Benefits of Psilocybin

Studies by Johns Hopkins Medicine show that ingesting psilocybin alongside psychotherapy significantly reduced symptoms in people with major depressive disorder, and relieved anxiety and depression in those with end-of-life cancer diagnoses. Moreover, these studies showed that depression symptoms were relieved more quickly than by other treatments for depression. One study showed that 67% of participants showed more than a 50% reduction in symptoms after just one week. This number increased to 71% of participants after four weeks.

There is limited research on the effects of psilocybin as a treatment for alcohol misuse, although some studies have shown promising results and justify the need for funding to conduct larger clinical trials. Similarly, limited studies have been done on the use of psilocybin for treatment-resistant tobacco and nicotine dependence. The results were similar to that of the alcohol-dependence studies and indicated promising results that warrant additional research.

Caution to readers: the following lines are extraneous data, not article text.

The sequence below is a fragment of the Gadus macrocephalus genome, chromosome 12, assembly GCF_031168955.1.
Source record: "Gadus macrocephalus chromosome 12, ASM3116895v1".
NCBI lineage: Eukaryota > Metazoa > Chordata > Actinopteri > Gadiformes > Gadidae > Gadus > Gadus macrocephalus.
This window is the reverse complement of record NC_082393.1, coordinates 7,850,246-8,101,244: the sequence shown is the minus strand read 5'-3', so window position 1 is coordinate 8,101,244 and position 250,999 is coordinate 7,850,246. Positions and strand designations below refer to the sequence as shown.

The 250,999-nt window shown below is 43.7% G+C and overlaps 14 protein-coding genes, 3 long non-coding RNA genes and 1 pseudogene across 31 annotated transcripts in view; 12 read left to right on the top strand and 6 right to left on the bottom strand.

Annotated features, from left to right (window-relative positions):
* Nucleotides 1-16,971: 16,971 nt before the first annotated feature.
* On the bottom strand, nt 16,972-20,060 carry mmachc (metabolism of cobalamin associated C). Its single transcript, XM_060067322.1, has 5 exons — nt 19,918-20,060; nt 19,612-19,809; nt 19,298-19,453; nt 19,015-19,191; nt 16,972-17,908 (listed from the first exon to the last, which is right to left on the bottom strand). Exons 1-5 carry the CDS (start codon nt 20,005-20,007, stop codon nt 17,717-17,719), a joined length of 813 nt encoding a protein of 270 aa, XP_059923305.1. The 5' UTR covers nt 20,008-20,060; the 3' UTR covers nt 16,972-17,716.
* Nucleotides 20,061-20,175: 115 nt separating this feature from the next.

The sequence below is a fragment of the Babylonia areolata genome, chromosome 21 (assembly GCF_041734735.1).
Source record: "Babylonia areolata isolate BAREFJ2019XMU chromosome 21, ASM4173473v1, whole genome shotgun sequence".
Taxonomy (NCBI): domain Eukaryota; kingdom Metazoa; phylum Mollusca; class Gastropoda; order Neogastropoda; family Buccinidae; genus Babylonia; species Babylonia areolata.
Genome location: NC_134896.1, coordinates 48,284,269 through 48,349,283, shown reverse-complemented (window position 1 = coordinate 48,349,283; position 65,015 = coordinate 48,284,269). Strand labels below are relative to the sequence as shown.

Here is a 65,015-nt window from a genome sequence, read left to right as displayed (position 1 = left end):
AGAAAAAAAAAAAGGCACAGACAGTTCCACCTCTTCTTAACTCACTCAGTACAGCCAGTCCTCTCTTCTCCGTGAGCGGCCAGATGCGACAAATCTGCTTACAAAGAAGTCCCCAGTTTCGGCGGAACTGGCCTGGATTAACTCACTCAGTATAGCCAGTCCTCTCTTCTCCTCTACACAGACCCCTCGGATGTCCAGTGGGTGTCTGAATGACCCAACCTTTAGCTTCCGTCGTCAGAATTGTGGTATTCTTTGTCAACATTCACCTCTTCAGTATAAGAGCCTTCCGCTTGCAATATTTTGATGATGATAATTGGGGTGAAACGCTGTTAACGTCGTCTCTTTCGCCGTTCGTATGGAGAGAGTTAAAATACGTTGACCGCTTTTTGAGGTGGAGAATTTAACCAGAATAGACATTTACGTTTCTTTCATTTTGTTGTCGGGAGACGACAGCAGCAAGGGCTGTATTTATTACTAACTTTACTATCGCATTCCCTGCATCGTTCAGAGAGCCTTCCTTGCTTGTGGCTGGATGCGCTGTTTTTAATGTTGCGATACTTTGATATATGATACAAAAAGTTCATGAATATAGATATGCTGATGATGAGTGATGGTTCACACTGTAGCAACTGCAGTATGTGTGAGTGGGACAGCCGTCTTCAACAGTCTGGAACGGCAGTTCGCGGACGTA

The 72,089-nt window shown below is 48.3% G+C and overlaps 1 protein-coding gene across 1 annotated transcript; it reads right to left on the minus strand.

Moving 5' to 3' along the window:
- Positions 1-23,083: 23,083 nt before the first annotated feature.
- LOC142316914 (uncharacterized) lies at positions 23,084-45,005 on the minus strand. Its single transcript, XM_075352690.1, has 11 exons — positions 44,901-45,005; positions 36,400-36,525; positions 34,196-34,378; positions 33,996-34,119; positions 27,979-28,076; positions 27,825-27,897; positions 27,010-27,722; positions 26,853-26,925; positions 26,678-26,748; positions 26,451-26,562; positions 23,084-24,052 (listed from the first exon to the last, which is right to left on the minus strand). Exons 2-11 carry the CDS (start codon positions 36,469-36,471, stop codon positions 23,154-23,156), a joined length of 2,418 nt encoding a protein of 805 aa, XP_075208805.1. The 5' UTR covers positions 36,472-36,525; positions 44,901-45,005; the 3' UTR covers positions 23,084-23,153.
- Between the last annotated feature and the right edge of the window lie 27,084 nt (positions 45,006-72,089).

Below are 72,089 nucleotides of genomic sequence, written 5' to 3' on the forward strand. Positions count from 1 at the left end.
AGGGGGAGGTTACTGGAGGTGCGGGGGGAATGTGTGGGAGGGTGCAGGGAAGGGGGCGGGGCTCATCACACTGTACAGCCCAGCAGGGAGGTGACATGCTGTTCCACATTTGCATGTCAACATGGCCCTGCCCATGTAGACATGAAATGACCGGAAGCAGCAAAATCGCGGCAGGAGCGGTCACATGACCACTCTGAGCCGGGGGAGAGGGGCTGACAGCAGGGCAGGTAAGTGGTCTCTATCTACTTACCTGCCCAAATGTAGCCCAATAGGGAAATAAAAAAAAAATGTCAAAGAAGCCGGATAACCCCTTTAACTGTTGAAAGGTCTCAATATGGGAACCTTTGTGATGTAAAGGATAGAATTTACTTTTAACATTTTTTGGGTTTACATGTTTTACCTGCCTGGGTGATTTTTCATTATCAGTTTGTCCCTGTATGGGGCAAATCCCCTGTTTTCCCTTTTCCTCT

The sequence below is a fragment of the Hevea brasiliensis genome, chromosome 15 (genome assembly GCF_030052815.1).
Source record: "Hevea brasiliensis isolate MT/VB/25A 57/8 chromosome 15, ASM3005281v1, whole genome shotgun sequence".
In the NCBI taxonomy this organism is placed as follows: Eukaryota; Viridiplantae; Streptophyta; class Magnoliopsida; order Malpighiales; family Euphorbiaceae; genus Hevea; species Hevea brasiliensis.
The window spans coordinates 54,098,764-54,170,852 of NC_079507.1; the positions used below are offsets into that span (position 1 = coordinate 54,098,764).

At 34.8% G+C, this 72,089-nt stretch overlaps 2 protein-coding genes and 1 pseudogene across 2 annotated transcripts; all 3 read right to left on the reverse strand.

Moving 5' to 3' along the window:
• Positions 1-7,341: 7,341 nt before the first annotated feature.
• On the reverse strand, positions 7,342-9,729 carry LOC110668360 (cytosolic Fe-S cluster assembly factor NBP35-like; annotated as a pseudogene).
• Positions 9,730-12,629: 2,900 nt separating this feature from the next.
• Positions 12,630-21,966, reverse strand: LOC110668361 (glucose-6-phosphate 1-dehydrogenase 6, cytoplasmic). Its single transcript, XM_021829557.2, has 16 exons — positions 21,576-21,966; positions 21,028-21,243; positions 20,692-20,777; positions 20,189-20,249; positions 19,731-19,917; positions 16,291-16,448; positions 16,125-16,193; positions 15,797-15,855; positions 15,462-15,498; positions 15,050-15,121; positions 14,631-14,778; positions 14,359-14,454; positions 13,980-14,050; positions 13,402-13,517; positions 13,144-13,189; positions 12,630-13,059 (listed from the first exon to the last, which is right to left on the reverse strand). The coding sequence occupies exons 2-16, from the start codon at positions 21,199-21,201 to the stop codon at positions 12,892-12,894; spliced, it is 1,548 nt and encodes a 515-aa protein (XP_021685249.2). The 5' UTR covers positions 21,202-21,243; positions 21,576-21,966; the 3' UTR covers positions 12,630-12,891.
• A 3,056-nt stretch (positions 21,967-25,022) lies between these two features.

How to Take Psilocybin

There are several different ways to ingest mushrooms. Some people choose to eat them whole, although the general opinion is that they don’t taste great. To mask the taste, other options are to grind the dried mushrooms and blend them into smoothies or juices, or even place the ground mushrooms into capsules. Another option is to brew the mushrooms into tea and drink it. Drinking a mushroom tea will bring on the effects most quickly, and ingesting a capsule will take the longest for effects to show up.

Before taking magic mushrooms, a user should make sure to have plenty of time set aside. The effects of psilocybin can usually be felt for up to six hours, with the peak happening around 2-3 hours after ingestion. If a user has never taken mushrooms before, they should leave the whole day free of responsibilities to ensure ample time for recovery.

It is also important to take the proper dose. A first-time user should start with a small dose. In clinical settings, a common dose ranges from 15-30 mg. More experienced users may choose to increase the dosage, but starting with a low dose is usually a safer decision.